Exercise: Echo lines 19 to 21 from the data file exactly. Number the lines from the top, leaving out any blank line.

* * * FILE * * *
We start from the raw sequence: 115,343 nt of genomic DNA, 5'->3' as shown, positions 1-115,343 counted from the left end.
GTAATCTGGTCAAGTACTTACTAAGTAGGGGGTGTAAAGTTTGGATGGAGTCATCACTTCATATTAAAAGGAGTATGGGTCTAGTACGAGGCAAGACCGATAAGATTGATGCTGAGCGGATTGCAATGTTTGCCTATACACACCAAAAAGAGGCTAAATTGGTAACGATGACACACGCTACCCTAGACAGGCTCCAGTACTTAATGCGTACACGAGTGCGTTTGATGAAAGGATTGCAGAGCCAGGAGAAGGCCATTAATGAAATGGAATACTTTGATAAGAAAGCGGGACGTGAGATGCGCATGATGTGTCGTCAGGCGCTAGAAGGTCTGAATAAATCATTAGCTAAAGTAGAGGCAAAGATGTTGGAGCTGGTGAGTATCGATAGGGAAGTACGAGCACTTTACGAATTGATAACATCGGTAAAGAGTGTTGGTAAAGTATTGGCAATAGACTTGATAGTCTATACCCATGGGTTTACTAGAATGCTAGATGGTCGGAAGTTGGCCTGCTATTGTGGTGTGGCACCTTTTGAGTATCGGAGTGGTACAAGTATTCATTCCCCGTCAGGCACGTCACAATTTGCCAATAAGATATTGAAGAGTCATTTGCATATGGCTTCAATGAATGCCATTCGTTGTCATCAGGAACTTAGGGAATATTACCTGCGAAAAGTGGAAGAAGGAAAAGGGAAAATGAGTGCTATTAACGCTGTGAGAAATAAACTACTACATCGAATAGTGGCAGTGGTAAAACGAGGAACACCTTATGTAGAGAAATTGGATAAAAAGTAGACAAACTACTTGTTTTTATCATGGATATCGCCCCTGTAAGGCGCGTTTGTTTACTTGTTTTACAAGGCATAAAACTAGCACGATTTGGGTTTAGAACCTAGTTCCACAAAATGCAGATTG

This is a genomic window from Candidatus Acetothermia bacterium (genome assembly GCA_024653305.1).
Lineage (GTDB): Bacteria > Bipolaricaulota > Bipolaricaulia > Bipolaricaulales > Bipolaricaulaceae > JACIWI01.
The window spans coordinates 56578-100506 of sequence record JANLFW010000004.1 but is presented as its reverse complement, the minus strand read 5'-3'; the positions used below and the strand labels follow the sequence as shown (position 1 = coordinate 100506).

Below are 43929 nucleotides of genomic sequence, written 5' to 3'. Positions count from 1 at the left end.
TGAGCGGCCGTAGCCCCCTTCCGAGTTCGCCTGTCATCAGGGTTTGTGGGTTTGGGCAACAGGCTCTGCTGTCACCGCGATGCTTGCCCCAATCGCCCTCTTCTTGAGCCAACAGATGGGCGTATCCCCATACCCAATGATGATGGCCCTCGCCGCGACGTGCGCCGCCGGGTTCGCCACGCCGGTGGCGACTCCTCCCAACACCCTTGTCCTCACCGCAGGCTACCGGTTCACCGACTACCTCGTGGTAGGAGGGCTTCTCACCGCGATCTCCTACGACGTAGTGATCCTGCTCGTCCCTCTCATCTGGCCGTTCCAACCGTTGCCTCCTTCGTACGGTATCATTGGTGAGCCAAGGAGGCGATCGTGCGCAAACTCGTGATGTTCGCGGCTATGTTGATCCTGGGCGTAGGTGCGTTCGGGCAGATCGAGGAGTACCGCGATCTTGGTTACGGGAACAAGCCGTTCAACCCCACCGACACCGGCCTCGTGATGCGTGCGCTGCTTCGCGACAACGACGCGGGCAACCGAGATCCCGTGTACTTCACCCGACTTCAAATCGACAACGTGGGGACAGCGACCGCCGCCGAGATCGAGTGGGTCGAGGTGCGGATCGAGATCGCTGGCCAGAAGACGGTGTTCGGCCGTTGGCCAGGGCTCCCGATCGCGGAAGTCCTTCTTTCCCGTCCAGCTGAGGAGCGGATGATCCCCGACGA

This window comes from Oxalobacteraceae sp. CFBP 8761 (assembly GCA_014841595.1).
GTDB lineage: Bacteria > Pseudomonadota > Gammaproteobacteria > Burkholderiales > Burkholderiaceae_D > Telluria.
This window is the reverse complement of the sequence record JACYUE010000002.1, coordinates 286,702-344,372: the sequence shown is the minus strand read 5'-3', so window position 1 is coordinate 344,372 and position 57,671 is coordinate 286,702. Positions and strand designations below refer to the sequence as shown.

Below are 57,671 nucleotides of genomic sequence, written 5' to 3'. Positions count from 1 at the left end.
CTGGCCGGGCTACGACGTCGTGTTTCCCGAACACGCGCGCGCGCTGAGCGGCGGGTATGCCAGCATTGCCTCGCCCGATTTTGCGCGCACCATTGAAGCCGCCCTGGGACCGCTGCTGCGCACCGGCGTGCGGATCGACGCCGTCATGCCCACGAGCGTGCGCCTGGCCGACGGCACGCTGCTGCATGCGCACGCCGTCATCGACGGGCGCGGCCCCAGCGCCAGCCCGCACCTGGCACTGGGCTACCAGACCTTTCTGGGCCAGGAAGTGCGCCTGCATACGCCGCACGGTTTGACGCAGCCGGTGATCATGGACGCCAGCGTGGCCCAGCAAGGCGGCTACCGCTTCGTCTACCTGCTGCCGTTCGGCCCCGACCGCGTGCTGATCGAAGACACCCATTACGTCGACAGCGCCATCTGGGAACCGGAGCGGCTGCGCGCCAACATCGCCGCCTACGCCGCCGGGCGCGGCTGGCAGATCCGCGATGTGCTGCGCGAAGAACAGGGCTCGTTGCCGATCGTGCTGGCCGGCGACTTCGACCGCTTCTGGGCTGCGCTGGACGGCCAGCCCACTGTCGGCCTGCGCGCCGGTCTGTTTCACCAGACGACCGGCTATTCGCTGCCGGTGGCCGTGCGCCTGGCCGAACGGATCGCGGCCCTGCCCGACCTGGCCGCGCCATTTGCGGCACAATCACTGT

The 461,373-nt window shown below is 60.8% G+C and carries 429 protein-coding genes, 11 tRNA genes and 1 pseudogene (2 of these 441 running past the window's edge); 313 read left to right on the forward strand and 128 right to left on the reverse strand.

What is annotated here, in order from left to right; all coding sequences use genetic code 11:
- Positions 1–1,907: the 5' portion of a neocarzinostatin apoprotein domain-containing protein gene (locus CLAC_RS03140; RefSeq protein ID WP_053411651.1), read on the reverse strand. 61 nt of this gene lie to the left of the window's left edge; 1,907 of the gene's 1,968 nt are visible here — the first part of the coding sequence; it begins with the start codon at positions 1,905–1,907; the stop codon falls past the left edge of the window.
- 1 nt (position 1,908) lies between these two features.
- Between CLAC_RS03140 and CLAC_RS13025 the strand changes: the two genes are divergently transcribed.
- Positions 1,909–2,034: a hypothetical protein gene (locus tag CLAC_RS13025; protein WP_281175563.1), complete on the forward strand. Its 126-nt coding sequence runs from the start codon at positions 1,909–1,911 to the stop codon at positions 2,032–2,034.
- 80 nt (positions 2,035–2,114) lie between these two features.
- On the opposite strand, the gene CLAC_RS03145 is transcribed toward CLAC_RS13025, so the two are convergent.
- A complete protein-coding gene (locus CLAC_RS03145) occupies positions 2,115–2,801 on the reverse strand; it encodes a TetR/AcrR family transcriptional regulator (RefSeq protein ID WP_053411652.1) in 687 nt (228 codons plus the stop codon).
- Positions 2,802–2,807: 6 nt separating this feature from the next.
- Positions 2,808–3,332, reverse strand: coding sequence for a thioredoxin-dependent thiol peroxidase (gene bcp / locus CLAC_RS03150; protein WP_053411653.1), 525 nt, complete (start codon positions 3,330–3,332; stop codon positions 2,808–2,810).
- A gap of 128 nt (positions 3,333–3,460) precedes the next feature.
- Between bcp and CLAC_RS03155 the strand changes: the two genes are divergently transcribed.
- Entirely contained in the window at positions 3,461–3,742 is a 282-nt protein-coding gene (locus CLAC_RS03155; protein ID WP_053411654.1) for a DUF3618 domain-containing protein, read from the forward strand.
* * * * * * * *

- 80 nt (positions 2,035–2,114) lie between these two features.
- On the opposite strand, the gene CLAC_RS03145 is transcribed toward CLAC_RS13025, so the two are convergent.
- A complete protein-coding gene (locus CLAC_RS03145) occupies positions 2,115–2,801 on the reverse strand; it encodes a TetR/AcrR family transcriptional regulator (RefSeq protein ID WP_053411652.1) in 687 nt (228 codons plus the stop codon).